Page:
University Club moves its location
Stoops Hall, currently the home of the Graduate Education Library, will be the new home of the University Club beginning in spring 2012, the university decided earlier this month.
The University Club is a campus club exclusively for USC faculty and staff, who can choose to become members by applying and paying membership dues. The Club, currently located in a building in the southeast corner of campus, near Pardee Way, is a restaurant for member professors and campus staff.
Stoops Hall is located near the intersection of Trousdale Parkway and 34th Street, west of the School of Social Work.
The decision to move the Club came from the Office of the Provost. Having it in an architecturally historic building was a primary reason cited by staff at the Club.
“[Stoops Hall] is so much more representative of the direction that the university is headed in, in terms of architecture and prestige, and it better represents the history of the university,” said Ed Kasky, program director of the University Club.
Stoops Hall, built in 1923, first served as a branch of the Los Angeles Public Library. It then became part of USC, and has housed the Graduate Education Library and the East Asian Library in 1999.
Stoops Hall is currently being used as additional space for the School of Policy, Planning, and Development. Its current occupants will be moved to the University Gateway building north of campus.
As a former library, Stoops Hall will have to be refitted before the club can move in.
“Stoops will have to be outfitted with a kitchen, and facilities to manage banquets and catering. We’re also making it [American with Disabilities Act] compliant. It’s going to be a serious renovation,” said Kristen Todd, membership and member programs coordinator for the University Club.
Though the interior of the building will have to be significantly changed, little will change on the exterior so as to preserve the building’s historical appearance.
“There are many beautiful components of the original building that [will] still remain and those will be kept in the renovated building,” said Joe Back, associate senior vice president of Campus Development and Facilities Management, in an email.
Club members are also excited about the move to the new building.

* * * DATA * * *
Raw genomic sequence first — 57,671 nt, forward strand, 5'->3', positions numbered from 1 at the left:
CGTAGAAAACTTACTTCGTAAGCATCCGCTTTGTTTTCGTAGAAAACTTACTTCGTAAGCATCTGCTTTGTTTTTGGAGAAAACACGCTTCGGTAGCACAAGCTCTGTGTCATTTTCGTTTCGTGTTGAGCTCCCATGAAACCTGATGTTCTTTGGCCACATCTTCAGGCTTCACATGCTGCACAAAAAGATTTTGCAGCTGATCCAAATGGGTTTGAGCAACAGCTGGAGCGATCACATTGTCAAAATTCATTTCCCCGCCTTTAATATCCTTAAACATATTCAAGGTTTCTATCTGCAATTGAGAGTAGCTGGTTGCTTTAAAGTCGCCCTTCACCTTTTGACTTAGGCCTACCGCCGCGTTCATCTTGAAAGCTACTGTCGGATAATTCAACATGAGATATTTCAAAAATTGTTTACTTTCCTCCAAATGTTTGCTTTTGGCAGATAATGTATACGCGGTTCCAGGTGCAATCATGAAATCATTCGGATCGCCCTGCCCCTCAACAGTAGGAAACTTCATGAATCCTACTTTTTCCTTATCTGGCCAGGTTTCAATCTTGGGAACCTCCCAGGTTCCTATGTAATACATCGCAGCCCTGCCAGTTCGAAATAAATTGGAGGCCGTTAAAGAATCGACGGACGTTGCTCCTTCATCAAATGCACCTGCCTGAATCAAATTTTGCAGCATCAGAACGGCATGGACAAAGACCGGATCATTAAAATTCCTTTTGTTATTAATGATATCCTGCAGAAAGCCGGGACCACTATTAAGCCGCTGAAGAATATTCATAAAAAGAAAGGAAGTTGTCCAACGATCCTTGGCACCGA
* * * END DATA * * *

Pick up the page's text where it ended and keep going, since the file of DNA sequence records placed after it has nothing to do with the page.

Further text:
“[Stoops Hall] is like Bovard, Doheny and Mudd Hall — it’s in the age and grace of those buildings. It provides a sense of continuity from generation to generation,” said Regina Nordahl, associate dean of the School of Policy, Planning, and Development and University Club member.
Kasky hopes the move will make the club more visible and attract more faculty and staff to become members, which is a goal it constantly strives toward.
The current location will be demolished; details on the replacement structure have not been released, Back said.
A banquet hall and outdoor patio will also be added to Stoops Hall.
“We’re also celebrating our 50th anniversary, so [the move] has come in conjunction with that,” Todd said. “In the fall … we’re looking to do a special dinner or event, kind of a farewell to the old space and the 50 years that were spent here.”
The site of the current single-story building, opened in 1960, could be used more efficiently, according to Kasky.
“[The current structure] being a single-level building, which covers 10,000 square feet, makes it very valuable real estate for the university. So we knew that eventually something multi-story was going to have to come here,” Kasky said.
Other changes to the University Club are planned besides the move. Executive Chef Blake Clevenger recently joined the staff, and the Club will be going through a “brand rehaul,” Todd said.
“The space is going to have a lot more of a collegial club feel, as has been seen in other university clubs throughout the country,” he said.
Funding for the renovation of Stoops Hall will come jointly from the University Club and the university, according to Kasky. Construction will start April 18, and the renovation is planned to be completed by Feb. 2, 2012.